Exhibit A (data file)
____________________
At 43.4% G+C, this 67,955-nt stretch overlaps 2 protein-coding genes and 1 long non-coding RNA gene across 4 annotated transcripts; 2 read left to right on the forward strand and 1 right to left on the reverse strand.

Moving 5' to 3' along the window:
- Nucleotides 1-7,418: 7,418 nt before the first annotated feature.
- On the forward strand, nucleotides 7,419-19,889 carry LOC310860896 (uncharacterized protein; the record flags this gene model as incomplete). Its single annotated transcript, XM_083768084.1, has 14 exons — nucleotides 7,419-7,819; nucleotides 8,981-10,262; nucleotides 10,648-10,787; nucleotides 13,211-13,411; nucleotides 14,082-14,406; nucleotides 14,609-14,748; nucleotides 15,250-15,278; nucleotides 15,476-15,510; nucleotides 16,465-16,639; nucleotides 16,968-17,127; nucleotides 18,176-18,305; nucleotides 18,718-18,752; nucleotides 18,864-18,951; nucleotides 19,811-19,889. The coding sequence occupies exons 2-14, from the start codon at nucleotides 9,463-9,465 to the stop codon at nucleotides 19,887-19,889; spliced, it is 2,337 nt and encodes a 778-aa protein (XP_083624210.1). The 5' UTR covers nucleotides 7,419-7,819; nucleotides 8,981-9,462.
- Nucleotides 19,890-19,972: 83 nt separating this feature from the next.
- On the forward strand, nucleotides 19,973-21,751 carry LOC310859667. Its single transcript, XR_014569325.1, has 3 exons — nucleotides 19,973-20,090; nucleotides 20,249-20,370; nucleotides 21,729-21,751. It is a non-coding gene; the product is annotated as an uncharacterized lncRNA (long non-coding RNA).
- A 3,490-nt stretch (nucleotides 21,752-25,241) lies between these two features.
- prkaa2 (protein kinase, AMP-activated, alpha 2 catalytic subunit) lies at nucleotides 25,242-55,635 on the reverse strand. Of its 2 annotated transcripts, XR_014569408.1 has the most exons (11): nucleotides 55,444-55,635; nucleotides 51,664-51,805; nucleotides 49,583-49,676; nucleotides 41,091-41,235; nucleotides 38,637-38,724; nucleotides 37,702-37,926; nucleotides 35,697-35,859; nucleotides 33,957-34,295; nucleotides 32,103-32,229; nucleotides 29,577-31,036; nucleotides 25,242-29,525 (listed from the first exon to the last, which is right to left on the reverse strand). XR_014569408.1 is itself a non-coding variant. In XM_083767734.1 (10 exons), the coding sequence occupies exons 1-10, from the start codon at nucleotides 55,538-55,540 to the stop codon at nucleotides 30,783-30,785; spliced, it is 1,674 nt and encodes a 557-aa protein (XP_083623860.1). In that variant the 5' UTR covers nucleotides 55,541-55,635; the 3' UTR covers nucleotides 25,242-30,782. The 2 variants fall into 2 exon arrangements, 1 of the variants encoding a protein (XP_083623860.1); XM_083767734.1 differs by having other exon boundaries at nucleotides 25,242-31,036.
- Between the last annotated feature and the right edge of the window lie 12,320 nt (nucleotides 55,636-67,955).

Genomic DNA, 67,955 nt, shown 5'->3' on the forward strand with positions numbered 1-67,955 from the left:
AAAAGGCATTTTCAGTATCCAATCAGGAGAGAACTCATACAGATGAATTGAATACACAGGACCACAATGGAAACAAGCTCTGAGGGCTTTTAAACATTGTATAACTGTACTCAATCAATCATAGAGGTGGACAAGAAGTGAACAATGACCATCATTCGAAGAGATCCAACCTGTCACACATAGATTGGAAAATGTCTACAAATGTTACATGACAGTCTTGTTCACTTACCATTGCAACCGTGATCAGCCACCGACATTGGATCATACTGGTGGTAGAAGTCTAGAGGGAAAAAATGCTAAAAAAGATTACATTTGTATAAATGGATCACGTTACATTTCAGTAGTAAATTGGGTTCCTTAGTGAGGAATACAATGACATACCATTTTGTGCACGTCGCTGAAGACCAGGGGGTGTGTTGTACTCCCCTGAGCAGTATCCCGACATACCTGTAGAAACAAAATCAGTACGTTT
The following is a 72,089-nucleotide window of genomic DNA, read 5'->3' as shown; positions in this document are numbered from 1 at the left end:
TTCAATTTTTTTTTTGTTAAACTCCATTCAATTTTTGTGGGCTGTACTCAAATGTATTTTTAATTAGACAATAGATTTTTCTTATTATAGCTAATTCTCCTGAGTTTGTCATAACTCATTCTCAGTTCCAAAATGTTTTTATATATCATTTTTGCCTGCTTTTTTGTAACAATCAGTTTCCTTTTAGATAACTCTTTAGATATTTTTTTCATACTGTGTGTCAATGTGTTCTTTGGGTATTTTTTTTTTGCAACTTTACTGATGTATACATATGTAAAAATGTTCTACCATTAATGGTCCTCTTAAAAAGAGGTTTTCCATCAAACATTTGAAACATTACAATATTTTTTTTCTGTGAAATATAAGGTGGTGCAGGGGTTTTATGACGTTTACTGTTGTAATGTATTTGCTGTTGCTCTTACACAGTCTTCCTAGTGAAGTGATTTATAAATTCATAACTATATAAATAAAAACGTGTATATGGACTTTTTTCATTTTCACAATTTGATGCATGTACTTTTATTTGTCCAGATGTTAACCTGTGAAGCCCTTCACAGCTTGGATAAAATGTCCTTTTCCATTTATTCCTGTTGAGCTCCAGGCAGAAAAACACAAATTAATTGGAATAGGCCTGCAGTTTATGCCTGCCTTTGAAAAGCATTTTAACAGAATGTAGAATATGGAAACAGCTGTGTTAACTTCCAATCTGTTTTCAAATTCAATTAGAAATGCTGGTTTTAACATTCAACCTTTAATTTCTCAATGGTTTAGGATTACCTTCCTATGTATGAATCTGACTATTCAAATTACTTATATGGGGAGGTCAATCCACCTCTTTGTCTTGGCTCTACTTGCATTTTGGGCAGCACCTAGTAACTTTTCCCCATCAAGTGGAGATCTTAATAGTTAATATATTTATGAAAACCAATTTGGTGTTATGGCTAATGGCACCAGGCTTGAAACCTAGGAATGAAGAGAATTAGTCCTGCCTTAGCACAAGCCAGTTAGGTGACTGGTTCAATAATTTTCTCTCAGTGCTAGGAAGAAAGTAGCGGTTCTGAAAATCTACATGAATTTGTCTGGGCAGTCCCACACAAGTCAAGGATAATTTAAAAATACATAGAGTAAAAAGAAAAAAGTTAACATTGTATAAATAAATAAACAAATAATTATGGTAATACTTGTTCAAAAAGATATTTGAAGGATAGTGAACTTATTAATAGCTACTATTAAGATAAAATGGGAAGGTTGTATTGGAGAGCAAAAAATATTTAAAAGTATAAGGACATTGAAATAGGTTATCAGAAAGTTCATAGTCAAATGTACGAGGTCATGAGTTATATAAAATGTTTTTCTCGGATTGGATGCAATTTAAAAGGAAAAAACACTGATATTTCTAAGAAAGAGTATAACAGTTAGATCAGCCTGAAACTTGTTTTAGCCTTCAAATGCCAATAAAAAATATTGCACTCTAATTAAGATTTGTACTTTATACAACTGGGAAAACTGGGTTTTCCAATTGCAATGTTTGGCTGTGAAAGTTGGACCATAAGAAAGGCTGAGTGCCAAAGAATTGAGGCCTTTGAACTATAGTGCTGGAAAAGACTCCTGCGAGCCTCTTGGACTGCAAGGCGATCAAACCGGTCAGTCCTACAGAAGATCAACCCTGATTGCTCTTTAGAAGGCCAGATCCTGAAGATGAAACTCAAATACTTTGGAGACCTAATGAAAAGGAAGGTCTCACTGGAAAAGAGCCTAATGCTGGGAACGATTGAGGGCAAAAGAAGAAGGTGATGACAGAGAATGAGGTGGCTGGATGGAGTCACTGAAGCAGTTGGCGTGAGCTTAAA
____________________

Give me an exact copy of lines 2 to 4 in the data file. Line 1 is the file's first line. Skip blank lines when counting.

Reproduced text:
Moving 5' to 3' along the window:
- Nucleotides 1-7,418: 7,418 nt before the first annotated feature.
- On the forward strand, nucleotides 7,419-19,889 carry LOC310860896 (uncharacterized protein; the record flags this gene model as incomplete). Its single annotated transcript, XM_083768084.1, has 14 exons — nucleotides 7,419-7,819; nucleotides 8,981-10,262; nucleotides 10,648-10,787; nucleotides 13,211-13,411; nucleotides 14,082-14,406; nucleotides 14,609-14,748; nucleotides 15,250-15,278; nucleotides 15,476-15,510; nucleotides 16,465-16,639; nucleotides 16,968-17,127; nucleotides 18,176-18,305; nucleotides 18,718-18,752; nucleotides 18,864-18,951; nucleotides 19,811-19,889. The coding sequence occupies exons 2-14, from the start codon at nucleotides 9,463-9,465 to the stop codon at nucleotides 19,887-19,889; spliced, it is 2,337 nt and encodes a 778-aa protein (XP_083624210.1). The 5' UTR covers nucleotides 7,419-7,819; nucleotides 8,981-9,462.